Icon Projet : The study of pictorial techniques of Ethiopian icons through a production dated from 15th to 18th centuries
This project was carried by INP until january 2019.
This study examines a corpus of 16 Ethiopian icons belonging to a collection at the Institute of Ethiopian Studies in Adis-Abbeba University in Ethiopia. The works studied correspond to productions dated between the 15th and 18th centuries.
The first Ethiopian icons conserved date from the 15th century but we are unable to determine today if they appeared at this time in Ethiopia or if other, older icons had existed before and since disappeared. While some hagiographic sources mention, on occasion, the use and place of the icons, even giving a brief description of the objects, there are no specific archives on commissions, painters, subjects and materials. Documents are scare and not only are the objects their own source, they are also their first. In such circumstances, an in-depth study of the objects themselves, their iconography and shape, but also their technological background, is crucial in order to associate and apply them to the data provided by the texts.
With this in mind, a project to analyse materials and a study of technological processes were launched in 2009 in partnership with the Institute of Ethiopian Studies (IES), the Authority for Research and Conservation of Cultural Heritage, the Centre Français des Etudes Ethiopiennes (French Centre for Ethopian Studies), the C2RMF the IMAF and the Inp.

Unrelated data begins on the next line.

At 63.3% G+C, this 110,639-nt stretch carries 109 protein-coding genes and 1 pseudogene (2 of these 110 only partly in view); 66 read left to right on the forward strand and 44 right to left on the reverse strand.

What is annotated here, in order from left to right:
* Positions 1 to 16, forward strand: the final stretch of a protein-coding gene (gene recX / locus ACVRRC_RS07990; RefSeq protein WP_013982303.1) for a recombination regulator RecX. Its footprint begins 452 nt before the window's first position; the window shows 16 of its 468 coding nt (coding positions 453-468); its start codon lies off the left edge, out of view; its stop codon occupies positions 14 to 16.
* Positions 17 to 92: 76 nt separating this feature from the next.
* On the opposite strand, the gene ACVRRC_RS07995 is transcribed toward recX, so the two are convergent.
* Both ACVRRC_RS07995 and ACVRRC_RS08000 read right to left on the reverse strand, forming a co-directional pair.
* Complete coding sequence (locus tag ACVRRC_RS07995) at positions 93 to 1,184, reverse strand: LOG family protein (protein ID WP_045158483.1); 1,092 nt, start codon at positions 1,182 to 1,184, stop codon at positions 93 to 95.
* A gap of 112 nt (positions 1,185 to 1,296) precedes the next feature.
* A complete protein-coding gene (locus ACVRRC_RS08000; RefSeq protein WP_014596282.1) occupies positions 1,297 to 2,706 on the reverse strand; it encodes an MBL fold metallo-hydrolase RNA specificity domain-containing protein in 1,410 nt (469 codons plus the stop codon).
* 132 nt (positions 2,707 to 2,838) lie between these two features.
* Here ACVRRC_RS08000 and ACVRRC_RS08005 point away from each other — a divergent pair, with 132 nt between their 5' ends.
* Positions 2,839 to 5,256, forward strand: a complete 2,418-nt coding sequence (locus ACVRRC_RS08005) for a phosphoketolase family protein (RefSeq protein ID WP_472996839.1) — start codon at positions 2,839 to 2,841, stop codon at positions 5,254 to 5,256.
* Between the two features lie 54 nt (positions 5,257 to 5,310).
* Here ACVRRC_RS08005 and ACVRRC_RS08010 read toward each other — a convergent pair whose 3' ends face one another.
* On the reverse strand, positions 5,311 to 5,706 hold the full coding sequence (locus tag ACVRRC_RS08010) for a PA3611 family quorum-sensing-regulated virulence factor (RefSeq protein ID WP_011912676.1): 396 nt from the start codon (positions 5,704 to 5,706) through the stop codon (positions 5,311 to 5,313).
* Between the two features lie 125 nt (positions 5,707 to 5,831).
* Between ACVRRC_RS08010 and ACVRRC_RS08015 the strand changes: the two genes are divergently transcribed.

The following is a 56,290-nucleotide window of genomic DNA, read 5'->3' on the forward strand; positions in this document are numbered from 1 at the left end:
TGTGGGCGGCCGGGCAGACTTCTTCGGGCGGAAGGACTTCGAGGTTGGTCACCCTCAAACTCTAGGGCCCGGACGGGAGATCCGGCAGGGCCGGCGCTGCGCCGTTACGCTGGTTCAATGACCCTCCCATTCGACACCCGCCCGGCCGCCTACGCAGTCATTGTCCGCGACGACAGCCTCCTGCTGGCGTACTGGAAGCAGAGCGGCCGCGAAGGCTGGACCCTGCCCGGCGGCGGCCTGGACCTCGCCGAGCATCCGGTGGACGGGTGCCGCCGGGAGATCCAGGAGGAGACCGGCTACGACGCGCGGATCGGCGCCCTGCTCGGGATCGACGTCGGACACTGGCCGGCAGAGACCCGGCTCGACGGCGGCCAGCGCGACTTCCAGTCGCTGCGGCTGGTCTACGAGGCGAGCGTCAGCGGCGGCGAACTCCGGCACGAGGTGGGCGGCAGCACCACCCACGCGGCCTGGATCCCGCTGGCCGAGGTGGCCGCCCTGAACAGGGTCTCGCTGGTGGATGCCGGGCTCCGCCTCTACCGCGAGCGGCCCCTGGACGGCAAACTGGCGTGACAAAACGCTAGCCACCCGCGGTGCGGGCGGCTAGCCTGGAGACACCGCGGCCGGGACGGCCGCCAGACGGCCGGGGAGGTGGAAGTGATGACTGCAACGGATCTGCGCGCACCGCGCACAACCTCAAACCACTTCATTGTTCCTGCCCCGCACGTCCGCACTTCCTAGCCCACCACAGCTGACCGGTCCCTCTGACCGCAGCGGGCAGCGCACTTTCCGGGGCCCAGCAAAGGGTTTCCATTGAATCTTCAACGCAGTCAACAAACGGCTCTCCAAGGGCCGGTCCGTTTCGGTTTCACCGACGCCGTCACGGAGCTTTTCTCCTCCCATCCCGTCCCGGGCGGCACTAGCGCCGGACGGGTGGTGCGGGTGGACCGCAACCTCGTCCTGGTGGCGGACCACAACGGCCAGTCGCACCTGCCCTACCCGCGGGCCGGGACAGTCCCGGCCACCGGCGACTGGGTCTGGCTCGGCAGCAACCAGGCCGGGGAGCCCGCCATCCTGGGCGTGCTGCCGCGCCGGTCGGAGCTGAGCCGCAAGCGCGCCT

The purpose of this project is to analyse all painting components. This does not just mean the pigments and colours used but also the support, binders, undercoating and varnish. The project concentrates especially on the way the materials were used. Indeed, more than the identification of material types, it is the way that they were implemented, either in isolation or in combination, that is most telling of the savoir-faire, interaction or the technological and cultural choices made. It proved difficult to identity their exact origin. The analysis also focuses on the state of degradation and alteration phenomena of the materials, and aims to highlight the impact that this could have on the percepton of colour. They therefore form part of an overall conservation and restoration strategy of these works.
The first part of the study focused on the oldest icons dating from the 15th century. The study and mineral analysis of the remaining samples (around 50) concerned mainly works dating from 16th to 18th centuries. This work was carried out between 2015 and 2016 and is currently being drafted.
A short visit to the Institute of Ethiopian Studies is planned for the end of 2018 in order to present the analysis findings conducted on the works and to expand the corpus of icons studied.